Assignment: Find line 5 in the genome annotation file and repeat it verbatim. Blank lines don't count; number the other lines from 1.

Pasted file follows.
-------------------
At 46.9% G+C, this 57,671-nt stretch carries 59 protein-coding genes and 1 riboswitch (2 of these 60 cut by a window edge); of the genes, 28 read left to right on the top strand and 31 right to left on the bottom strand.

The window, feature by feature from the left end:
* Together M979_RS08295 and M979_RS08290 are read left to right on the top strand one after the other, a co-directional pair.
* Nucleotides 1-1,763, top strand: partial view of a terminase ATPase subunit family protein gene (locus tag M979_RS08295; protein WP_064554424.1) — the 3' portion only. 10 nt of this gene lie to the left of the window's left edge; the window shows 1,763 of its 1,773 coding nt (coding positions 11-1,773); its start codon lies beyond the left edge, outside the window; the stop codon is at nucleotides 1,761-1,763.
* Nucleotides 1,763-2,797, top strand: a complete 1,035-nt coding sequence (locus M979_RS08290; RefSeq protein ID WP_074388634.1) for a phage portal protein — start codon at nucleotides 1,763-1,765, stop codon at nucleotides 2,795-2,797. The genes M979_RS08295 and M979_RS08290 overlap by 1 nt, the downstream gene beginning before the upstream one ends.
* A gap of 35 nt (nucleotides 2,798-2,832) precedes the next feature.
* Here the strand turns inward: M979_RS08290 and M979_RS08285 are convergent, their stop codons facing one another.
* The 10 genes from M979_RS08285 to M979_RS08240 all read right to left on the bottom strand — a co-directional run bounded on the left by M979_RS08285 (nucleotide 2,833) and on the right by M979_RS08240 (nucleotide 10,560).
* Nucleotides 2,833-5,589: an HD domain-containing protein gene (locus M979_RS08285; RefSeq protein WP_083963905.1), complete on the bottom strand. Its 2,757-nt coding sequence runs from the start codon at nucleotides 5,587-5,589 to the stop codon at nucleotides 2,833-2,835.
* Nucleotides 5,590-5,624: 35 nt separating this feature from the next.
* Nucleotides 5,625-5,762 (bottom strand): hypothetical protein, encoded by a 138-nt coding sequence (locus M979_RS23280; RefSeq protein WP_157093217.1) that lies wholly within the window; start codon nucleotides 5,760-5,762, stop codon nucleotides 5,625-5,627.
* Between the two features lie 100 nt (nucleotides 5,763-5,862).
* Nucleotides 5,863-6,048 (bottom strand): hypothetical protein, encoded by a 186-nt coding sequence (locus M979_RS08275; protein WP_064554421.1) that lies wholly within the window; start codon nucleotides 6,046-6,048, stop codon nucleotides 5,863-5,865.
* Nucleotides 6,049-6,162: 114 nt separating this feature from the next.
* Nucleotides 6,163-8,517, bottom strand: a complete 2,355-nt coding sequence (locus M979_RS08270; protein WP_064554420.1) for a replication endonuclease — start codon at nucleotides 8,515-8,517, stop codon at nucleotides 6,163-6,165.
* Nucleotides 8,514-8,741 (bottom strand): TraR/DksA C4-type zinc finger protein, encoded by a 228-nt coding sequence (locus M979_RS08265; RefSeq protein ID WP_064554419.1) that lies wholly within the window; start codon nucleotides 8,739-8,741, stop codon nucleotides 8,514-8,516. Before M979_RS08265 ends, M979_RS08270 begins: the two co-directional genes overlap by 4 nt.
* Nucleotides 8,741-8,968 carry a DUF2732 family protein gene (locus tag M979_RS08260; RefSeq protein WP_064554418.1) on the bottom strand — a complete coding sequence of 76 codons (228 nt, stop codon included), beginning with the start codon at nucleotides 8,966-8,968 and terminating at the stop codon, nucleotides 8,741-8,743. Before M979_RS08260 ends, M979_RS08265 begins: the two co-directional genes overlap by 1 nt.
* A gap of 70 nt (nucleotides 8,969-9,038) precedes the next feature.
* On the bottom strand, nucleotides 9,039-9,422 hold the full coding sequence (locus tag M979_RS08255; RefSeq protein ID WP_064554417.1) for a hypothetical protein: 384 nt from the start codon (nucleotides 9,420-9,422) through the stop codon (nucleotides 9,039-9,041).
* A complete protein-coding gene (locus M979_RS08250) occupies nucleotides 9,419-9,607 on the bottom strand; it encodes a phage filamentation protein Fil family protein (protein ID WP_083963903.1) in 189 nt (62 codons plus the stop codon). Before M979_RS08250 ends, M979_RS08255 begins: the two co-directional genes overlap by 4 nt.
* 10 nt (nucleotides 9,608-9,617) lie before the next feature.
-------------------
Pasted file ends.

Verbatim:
* Nucleotides 1,763-2,797, top strand: a complete 1,035-nt coding sequence (locus M979_RS08290; RefSeq protein ID WP_074388634.1) for a phage portal protein — start codon at nucleotides 1,763-1,765, stop codon at nucleotides 2,795-2,797. The genes M979_RS08295 and M979_RS08290 overlap by 1 nt, the downstream gene beginning before the upstream one ends.